Press Release—Swan Song

Oscar-nominated director starts shooting latest film in La Porte County

By Andrew Tallackson
FilmAcres

The crew of "Swan Song" films Grace Tarnow (center left) and Dorothy Tristan (center right).

The crew of “Swan Song” films Grace Tarnow (center left) and Dorothy Tristan (center right).

GALENA TOWNSHIP – Grace Tarnow stands at the edge of a pond, silent at first, then singing a haunting melody. She turns to face Dorothy Tristan, who sits at a nearby picnic table.

Tarnow, still singing, heads over to the table when Tristan interrupts her, offering a bit of constructive criticism. Tarnow appears defensive, but minutes later, the two hug, neither one letting go.

The ensuing silence is broken by Director John Hancock, who shouts, “Cut. OK. Let’s do it again.” Hair and makeup crew arrive to touch up the actresses, while First Assistant Director Ryan Juszkiewicz shouts out a reminder for everyone to remain quiet on the set.

The action is part of the first day of shooting for “Swan Song,” the latest movie by Hancock and Tristan and their fourth production shot in the area after “Prancer” (1989), “A Piece of Eden” (1999) and “Suspended Animation” (2001). Upwards of 70 cast and crew were at Hancock’s Galena Township farm on Friday to shoot six to seven scenes.

Produced through FilmAcres, the director’s La Porte County production company, the screenplay was written by Tristan, who also plays Karen, a former star of stage and screen who may be suffering from the early stages of Alzheimer’s disease. When her 13-year-old granddaughter, Julie (Tarnow, who attends La Porte’s Kesling Middle School), comes to live with her, the two find themselves at odds. Then, Karen discovers Julie has a powerful singing voice, one that helps her score the lead role in a stage production of “Alice in Wonderland.” That triumph bonds grandmother and granddaughter together in ways they never imagined.

The eight-week shoot, which runs through Aug. 13, will include locations in La Porte, Michigan City, South Bend and Three Oaks, Mich.

Save for Tristan, whose screen credits include “End of the Road” and “Down and Out in Beverly Hills,” the cast is made up of regional talent.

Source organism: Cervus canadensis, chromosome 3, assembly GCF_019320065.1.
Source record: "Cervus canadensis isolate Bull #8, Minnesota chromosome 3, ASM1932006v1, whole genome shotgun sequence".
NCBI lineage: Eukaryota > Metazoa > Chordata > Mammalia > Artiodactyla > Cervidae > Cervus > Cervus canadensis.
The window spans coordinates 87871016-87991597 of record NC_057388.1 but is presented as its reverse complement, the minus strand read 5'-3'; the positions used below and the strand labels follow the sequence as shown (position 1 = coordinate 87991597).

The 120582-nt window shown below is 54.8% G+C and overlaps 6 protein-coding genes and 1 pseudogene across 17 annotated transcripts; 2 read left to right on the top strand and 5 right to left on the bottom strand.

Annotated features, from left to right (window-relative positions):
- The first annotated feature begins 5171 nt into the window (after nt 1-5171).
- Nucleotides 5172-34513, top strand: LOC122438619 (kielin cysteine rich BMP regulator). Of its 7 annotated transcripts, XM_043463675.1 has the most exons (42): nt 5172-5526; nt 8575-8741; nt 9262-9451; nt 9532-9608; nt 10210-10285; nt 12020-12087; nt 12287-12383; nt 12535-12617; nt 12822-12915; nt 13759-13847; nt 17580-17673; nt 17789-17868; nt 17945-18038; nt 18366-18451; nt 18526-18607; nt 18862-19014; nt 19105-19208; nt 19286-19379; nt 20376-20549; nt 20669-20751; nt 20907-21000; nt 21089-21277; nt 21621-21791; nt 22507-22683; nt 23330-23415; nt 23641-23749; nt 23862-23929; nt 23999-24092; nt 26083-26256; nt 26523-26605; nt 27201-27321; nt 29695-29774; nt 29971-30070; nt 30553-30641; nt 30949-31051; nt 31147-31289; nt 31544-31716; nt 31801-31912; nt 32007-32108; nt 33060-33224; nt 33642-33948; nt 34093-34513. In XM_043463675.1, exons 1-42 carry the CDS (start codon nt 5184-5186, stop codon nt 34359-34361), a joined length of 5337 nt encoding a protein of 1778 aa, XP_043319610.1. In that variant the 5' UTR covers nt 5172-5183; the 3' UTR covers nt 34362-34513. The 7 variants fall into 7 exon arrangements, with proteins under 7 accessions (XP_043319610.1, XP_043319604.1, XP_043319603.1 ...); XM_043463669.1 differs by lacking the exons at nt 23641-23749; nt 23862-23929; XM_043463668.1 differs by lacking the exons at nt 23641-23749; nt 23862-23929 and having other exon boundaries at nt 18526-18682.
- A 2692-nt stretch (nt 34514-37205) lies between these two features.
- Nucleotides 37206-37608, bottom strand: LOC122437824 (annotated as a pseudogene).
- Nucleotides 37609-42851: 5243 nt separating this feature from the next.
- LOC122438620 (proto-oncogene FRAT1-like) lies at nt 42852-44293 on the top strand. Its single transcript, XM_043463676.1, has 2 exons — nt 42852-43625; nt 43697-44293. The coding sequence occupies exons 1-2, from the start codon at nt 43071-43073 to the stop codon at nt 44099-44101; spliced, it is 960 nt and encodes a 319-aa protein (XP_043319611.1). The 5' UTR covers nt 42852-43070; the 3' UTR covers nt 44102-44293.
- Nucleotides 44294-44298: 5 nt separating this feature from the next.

Boom Operator Kelsey Zeigler stands by Dorothy Tristan and Grace Tarnow.

Boom Operator Kelsey Zeigler stands by Dorothy Tristan and Grace Tarnow.

In fact, featured in the first scene shot for the movie early Friday was Vicki Cash, a frequent performer with Michigan City’s Footlight Players. Cash plays Marge, Karen’s closest friend. She arrived on the set at 6:15 a.m. for the 7 a.m. shoot. Her scene involved hanging clothes on a line, an image Hancock wanted to capture as the sun rises.

Cash admits to having been nervous while driving to the set, but once there, everyone put her at such ease, she felt no anxiety once the cameras were rolling. In fact, with her scene completed, she was filled with good humor.

“Imagine, an actress of my stature hanging laundry. Seriously,” Cash said with tongue firmly planted in cheek before erupting with laughter.

Cash also experienced something she found meaningful, a Russian tradition carried out by Hancock’s longtime cinematographer, Misha Suslov, who broke a plate as a sign of good luck, then handed out pieces of the plate to people as a gesture to inspire more good luck. Cash received one of those pieces.

“That was really neat,” Cash said.

For Tarnow, any signs of first-day jitters natural for a teen who has never acted before were nowhere present. Relaxed, she joked around on the set with Tristan and chatted with her mother, Laurie.

Moments before her first scene was to begin shooting, Grace Tarnow still appeared at ease. Her main goal, she said, was to come across as real as possible.

Laurie Tarnow, however, was bursting at the seams.

“This is so exciting,” she said.

With the camera focused on Tristan and Grace, the two then let the action unfold by the pond. They would end up doing the scene numerous times, particularly so the crew could position the cameras at different spots to capture the drama.

By the time Hancock wrapped up the scene, Grace was all smiles.

“That was awesome,” she said. “I’m so relieved.”

Hancock was pleased as well. Asked if he had any first-day jitters, even after more than 40 years of directing movies, he let out a chuckle.

“Sometimes on a picture, my nerves would act up while driving to the set. But as you can see,” he said, gesturing to his house just feet away, “I didn’t have that problem this morning.”